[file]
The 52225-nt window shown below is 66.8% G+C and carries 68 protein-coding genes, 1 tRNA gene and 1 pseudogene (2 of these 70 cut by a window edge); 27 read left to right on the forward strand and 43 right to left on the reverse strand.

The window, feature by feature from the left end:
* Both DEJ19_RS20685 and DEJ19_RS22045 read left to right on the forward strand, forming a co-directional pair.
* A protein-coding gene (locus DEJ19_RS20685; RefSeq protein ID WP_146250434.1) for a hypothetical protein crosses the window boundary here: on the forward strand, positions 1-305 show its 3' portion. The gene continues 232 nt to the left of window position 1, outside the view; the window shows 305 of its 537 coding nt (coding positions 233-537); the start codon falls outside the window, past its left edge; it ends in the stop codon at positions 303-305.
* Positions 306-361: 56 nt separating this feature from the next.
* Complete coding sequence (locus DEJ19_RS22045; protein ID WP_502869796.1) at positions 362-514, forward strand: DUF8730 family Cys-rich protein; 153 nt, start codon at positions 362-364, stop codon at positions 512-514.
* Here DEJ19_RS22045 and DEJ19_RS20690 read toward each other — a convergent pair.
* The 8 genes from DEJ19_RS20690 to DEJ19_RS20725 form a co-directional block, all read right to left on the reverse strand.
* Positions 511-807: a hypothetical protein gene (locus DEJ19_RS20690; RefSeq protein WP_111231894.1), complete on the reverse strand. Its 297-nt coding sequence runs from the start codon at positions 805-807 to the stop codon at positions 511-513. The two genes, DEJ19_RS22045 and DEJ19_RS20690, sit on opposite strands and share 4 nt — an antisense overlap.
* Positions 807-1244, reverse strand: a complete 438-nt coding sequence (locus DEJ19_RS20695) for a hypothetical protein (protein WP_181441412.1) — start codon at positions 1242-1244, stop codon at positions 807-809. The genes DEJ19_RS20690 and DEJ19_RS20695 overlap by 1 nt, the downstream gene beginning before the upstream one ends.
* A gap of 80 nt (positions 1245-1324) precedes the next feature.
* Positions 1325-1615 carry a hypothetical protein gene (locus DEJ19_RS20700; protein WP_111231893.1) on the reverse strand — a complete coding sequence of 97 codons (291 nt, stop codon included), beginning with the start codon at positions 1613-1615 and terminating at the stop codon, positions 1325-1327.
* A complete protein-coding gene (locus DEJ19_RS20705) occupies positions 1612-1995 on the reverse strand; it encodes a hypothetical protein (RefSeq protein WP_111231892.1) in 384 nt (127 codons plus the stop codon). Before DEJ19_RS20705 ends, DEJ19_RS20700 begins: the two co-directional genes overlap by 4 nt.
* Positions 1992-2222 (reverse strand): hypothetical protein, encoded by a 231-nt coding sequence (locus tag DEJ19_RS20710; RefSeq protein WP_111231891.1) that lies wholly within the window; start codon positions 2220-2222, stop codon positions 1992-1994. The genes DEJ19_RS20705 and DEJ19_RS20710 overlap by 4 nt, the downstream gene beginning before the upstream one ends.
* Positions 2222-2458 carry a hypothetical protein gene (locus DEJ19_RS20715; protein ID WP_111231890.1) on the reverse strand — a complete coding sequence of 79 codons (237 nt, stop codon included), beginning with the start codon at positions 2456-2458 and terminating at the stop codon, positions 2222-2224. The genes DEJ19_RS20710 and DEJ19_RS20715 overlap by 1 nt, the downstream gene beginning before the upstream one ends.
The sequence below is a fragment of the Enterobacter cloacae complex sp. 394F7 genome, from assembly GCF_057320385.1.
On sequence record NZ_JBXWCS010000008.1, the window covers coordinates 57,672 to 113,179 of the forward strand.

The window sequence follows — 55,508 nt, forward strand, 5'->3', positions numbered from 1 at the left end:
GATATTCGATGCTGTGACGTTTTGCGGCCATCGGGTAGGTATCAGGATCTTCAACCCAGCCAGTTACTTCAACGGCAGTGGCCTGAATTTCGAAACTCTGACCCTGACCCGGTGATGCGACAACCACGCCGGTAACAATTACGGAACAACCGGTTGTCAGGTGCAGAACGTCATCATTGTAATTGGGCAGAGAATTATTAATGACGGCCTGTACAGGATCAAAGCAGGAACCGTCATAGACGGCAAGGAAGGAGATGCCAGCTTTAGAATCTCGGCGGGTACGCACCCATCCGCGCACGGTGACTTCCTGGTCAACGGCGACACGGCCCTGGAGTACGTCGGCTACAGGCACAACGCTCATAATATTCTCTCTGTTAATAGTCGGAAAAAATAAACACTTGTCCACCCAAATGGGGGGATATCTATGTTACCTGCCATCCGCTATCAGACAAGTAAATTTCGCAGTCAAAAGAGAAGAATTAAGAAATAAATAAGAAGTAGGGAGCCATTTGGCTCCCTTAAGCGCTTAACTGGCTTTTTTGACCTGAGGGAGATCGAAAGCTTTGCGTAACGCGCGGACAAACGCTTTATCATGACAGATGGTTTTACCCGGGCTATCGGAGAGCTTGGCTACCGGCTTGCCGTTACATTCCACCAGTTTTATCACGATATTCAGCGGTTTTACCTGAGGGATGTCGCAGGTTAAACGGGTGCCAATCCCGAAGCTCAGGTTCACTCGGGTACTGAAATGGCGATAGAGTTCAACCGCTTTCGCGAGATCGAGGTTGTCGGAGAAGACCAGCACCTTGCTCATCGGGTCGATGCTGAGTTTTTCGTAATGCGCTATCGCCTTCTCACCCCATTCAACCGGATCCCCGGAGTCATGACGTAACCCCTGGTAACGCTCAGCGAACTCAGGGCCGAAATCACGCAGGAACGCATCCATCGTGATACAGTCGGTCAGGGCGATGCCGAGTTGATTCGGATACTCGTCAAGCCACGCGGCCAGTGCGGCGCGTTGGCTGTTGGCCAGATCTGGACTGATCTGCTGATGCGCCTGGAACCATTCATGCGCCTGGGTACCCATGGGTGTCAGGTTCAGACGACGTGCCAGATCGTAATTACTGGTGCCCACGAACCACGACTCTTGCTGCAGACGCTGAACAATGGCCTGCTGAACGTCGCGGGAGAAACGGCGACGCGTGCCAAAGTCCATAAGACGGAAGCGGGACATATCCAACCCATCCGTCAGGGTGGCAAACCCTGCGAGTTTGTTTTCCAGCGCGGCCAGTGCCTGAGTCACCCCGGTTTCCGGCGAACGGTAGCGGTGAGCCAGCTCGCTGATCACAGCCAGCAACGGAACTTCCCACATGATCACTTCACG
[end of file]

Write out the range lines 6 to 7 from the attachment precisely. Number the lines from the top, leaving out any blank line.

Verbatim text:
* Complete coding sequence (locus DEJ19_RS22045; protein ID WP_502869796.1) at positions 362-514, forward strand: DUF8730 family Cys-rich protein; 153 nt, start codon at positions 362-364, stop codon at positions 512-514.
* Here DEJ19_RS22045 and DEJ19_RS20690 read toward each other — a convergent pair.